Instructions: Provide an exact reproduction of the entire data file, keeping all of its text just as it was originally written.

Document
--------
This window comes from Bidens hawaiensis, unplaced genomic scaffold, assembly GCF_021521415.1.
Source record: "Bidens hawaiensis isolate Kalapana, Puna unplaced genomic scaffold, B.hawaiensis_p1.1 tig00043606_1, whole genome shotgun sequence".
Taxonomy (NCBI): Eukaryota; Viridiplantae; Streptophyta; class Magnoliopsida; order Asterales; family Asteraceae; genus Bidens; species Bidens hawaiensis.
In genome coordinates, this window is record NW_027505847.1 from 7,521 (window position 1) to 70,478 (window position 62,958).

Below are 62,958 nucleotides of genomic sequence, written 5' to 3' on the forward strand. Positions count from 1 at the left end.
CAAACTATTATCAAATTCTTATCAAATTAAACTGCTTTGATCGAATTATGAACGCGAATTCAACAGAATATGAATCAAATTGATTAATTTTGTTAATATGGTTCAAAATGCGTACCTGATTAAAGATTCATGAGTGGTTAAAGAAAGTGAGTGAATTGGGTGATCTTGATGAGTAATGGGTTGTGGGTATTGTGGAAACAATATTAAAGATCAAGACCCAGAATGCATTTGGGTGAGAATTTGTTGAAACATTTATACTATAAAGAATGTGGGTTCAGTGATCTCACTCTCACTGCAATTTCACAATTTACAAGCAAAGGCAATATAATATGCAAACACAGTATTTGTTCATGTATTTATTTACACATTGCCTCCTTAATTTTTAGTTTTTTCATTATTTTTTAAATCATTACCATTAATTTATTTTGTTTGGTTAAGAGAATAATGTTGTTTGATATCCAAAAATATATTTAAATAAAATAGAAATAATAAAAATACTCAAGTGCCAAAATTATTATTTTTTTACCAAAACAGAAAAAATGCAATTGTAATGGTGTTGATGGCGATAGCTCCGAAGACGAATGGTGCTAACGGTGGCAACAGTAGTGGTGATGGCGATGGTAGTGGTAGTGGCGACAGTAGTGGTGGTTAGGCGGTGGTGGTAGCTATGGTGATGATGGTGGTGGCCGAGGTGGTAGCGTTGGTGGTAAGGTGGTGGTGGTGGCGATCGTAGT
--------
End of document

This window comes from Bidens hawaiensis, unplaced genomic scaffold, assembly GCF_021521415.1.
Source record: "Bidens hawaiensis isolate Kalapana, Puna unplaced genomic scaffold, B.hawaiensis_p1.1 tig00043606_1, whole genome shotgun sequence".
Taxonomy (NCBI): Eukaryota; Viridiplantae; Streptophyta; class Magnoliopsida; order Asterales; family Asteraceae; genus Bidens; species Bidens hawaiensis.
In genome coordinates, this window is record NW_027505847.1 from 7,521 (window position 1) to 70,478 (window position 62,958).

Below are 62,958 nucleotides of genomic sequence, written 5' to 3' on the forward strand. Positions count from 1 at the left end.
CAAACTATTATCAAATTCTTATCAAATTAAACTGCTTTGATCGAATTATGAACGCGAATTCAACAGAATATGAATCAAATTGATTAATTTTGTTAATATGGTTCAAAATGCGTACCTGATTAAAGATTCATGAGTGGTTAAAGAAAGTGAGTGAATTGGGTGATCTTGATGAGTAATGGGTTGTGGGTATTGTGGAAACAATATTAAAGATCAAGACCCAGAATGCATTTGGGTGAGAATTTGTTGAAACATTTATACTATAAAGAATGTGGGTTCAGTGATCTCACTCTCACTGCAATTTCACAATTTACAAGCAAAGGCAATATAATATGCAAACACAGTATTTGTTCATGTATTTATTTACACATTGCCTCCTTAATTTTTAGTTTTTTCATTATTTTTTAAATCATTACCATTAATTTATTTTGTTTGGTTAAGAGAATAATGTTGTTTGATATCCAAAAATATATTTAAATAAAATAGAAATAATAAAAATACTCAAGTGCCAAAATTATTATTTTTTTACCAAAACAGAAAAAATGCAATTGTAATGGTGTTGATGGCGATAGCTCCGAAGACGAATGGTGCTAACGGTGGCAACAGTAGTGGTGATGGCGATGGTAGTGGTAGTGGCGACAGTAGTGGTGGTTAGGCGGTGGTGGTAGCTATGGTGATGATGGTGGTGGCCGAGGTGGTAGCGTTGGTGGTAAGGTGGTGGTGGTGGCGATCGTAGT